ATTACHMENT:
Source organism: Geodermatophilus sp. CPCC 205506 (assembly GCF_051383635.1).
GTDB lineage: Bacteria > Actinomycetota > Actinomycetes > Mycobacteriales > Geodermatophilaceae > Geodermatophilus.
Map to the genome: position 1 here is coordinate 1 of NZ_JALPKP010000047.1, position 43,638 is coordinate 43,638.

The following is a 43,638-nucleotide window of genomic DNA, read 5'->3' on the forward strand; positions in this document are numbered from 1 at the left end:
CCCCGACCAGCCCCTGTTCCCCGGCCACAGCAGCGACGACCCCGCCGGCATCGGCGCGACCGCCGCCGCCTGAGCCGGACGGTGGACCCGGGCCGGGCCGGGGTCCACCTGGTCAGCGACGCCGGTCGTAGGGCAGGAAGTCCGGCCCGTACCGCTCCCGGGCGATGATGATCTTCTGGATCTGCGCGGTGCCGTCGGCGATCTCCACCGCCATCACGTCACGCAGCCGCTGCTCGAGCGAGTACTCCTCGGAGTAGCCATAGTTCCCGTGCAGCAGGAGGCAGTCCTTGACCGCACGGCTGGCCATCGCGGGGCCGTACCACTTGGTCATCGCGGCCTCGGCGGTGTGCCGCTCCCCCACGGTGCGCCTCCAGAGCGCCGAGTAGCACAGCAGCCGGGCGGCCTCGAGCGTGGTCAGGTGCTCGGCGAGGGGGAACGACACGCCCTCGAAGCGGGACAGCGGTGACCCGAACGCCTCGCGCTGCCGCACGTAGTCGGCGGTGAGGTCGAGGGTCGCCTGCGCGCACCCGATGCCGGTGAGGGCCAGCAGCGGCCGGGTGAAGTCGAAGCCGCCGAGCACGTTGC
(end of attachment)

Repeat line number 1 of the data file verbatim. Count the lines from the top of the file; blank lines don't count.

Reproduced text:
Source organism: Geodermatophilus sp. CPCC 205506 (assembly GCF_051383635.1).